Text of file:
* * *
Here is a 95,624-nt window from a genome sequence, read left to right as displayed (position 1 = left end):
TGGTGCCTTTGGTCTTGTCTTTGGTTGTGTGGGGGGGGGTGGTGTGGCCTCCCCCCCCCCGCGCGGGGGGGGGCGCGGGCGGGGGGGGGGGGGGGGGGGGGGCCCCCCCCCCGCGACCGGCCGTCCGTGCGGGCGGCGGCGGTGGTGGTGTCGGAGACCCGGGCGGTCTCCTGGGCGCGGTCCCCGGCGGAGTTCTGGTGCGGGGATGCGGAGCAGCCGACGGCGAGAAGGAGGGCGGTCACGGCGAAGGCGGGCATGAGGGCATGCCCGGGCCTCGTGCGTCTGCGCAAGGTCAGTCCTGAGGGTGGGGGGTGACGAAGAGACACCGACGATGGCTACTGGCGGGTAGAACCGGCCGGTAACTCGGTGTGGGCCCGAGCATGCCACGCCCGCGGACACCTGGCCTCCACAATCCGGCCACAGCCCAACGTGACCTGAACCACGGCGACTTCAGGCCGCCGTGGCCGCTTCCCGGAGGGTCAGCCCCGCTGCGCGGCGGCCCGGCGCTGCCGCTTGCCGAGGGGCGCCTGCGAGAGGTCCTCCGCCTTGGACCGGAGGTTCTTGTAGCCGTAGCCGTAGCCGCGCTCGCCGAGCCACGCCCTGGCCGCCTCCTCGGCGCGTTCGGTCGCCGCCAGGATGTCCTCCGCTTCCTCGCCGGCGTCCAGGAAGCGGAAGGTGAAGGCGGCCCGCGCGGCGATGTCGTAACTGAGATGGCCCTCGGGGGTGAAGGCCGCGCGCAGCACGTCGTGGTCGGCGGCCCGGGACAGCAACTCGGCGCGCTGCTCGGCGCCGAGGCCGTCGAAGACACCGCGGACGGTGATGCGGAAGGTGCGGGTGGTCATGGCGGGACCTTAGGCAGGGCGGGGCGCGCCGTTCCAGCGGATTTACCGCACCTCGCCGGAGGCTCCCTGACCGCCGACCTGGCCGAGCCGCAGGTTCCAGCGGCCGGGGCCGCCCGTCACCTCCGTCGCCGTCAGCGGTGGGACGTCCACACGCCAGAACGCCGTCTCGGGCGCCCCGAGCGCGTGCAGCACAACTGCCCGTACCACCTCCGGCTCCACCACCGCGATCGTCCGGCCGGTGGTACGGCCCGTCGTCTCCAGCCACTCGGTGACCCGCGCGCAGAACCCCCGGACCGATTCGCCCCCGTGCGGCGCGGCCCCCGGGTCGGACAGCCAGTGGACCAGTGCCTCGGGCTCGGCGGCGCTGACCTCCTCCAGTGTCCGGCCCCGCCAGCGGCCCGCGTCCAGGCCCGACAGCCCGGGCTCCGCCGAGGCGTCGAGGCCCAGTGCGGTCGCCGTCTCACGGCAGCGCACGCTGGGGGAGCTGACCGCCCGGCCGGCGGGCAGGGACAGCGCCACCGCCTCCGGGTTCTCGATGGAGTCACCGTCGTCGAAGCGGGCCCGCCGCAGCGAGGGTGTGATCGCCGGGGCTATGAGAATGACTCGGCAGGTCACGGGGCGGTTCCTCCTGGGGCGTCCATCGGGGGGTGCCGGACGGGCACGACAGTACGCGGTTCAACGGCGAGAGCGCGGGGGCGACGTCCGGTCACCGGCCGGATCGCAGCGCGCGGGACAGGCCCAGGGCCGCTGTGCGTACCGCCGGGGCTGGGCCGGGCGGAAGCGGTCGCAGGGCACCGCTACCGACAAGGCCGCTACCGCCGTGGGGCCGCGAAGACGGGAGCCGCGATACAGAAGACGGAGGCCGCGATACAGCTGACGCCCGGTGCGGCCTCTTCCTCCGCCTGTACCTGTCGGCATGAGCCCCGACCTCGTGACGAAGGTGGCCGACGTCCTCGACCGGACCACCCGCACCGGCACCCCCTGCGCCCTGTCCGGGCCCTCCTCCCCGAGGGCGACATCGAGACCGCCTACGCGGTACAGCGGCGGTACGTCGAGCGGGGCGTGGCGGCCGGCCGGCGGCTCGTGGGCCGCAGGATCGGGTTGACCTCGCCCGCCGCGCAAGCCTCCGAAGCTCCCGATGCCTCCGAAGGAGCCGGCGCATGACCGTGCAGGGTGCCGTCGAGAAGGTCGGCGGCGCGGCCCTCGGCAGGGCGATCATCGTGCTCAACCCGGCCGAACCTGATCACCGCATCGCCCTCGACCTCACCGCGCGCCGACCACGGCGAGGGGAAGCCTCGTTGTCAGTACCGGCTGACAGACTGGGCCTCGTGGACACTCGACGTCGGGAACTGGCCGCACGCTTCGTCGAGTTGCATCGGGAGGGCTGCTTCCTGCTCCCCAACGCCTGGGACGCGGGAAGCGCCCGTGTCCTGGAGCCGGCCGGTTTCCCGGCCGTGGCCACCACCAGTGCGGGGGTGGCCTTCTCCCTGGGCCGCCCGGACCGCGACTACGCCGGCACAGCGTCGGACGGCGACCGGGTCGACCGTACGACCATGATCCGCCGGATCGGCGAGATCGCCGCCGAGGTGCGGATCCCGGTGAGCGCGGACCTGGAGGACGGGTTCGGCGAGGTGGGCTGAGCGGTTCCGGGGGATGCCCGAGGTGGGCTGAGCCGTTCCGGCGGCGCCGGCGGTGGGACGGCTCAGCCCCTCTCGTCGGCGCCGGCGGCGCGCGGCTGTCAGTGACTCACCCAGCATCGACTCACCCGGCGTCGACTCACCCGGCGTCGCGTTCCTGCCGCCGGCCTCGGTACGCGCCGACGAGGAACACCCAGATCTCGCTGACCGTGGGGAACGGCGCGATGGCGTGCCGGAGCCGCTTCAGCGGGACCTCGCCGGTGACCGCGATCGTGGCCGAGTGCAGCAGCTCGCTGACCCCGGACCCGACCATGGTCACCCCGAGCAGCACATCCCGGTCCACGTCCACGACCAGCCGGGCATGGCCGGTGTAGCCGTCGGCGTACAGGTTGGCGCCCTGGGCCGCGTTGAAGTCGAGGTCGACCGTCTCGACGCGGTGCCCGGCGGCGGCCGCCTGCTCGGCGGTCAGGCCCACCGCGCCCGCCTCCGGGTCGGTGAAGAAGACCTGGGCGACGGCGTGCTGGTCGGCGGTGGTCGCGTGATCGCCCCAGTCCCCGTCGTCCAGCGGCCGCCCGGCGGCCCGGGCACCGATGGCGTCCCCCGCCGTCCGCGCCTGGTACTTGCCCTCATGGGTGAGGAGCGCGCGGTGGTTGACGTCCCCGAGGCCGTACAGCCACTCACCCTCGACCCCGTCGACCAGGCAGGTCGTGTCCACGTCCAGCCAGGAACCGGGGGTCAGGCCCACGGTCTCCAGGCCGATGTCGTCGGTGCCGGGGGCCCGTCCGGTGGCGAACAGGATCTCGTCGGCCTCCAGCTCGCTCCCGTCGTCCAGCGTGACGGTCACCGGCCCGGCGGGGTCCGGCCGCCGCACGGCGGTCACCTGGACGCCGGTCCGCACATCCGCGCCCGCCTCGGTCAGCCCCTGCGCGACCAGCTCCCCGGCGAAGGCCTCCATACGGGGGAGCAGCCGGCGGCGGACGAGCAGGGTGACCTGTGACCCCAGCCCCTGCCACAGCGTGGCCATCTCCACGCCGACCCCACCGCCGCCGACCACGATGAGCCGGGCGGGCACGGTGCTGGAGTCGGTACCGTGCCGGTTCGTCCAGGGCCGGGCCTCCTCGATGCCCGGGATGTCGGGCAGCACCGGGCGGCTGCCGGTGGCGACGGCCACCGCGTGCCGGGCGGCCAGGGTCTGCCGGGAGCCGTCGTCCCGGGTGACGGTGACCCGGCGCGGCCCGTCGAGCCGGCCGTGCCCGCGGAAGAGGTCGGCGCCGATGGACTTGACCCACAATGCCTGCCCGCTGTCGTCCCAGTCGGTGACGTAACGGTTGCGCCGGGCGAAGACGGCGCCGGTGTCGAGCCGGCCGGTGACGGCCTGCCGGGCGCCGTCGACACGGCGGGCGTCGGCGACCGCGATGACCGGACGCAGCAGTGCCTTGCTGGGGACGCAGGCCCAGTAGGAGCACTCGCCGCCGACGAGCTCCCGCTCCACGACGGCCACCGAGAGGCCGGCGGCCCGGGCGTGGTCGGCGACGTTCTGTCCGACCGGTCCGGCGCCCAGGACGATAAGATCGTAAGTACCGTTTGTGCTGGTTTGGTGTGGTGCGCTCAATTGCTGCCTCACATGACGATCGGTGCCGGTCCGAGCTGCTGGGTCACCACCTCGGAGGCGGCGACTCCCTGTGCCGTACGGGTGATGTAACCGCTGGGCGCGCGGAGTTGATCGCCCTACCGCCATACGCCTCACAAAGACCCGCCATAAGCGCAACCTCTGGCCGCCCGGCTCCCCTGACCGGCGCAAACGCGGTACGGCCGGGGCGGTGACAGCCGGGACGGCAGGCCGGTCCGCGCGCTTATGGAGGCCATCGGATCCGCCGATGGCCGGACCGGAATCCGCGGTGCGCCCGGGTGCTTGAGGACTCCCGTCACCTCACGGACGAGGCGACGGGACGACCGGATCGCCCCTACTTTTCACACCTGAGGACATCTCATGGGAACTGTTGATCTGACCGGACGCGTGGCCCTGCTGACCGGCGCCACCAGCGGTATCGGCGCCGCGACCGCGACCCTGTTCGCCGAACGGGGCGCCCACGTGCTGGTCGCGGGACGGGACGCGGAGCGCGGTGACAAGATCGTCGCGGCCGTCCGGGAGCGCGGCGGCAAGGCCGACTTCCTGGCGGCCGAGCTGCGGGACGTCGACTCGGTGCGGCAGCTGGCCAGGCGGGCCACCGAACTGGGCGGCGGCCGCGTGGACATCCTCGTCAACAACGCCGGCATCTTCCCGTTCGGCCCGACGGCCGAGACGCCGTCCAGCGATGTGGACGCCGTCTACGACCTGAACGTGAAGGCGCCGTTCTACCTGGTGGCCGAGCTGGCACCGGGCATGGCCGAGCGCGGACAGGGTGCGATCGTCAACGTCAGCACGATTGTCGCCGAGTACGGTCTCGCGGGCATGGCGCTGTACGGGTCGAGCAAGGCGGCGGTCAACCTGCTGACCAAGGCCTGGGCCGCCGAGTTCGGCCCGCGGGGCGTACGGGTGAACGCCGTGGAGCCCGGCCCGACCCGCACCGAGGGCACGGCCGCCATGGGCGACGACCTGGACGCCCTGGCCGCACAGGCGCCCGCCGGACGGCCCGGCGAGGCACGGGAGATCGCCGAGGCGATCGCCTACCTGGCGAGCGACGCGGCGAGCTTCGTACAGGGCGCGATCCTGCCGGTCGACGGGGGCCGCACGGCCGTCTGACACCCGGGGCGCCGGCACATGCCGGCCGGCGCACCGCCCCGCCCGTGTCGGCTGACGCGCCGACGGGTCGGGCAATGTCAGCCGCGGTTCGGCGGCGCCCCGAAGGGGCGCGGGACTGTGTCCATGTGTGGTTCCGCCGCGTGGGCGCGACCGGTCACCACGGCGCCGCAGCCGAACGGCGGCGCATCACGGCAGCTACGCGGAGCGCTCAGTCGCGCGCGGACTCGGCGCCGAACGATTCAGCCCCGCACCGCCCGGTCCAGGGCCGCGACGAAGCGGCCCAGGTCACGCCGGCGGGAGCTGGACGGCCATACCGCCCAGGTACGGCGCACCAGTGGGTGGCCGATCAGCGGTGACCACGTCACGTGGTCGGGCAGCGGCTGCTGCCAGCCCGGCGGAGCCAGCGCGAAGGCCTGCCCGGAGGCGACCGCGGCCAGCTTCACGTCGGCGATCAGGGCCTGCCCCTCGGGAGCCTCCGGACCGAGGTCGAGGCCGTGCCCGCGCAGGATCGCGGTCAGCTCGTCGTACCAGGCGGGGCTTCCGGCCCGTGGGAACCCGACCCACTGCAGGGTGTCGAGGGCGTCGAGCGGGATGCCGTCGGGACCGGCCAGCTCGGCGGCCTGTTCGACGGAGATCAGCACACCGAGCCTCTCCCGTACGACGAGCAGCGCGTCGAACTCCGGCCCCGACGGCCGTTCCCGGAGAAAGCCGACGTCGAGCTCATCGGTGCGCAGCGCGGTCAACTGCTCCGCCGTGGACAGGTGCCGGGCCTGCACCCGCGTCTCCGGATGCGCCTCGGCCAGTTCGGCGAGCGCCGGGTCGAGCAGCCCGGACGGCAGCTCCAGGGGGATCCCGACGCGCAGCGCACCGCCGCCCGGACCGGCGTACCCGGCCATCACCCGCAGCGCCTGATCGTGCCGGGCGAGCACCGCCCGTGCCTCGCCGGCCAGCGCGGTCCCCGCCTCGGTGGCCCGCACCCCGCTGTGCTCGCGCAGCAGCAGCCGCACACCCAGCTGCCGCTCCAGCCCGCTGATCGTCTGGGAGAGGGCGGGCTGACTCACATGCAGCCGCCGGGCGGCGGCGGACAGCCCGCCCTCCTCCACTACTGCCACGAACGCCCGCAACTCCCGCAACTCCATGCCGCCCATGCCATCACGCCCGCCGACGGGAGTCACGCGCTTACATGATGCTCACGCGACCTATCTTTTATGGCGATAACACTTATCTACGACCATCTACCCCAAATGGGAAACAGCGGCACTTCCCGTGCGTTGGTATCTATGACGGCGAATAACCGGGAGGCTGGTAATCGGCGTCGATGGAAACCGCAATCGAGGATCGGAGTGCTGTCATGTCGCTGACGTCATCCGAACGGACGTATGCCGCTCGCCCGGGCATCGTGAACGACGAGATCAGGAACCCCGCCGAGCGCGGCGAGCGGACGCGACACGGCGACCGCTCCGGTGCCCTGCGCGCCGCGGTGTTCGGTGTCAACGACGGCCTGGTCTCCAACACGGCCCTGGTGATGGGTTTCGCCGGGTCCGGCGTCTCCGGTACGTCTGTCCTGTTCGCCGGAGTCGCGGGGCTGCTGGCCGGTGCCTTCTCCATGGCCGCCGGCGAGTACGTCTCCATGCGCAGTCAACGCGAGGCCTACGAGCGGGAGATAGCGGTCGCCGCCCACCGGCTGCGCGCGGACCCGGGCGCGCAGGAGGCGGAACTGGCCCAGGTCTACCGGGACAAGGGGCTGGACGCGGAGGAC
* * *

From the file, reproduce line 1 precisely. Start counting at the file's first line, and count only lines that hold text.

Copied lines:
Here is a 95,624-nt window from a genome sequence, read left to right as displayed (position 1 = left end):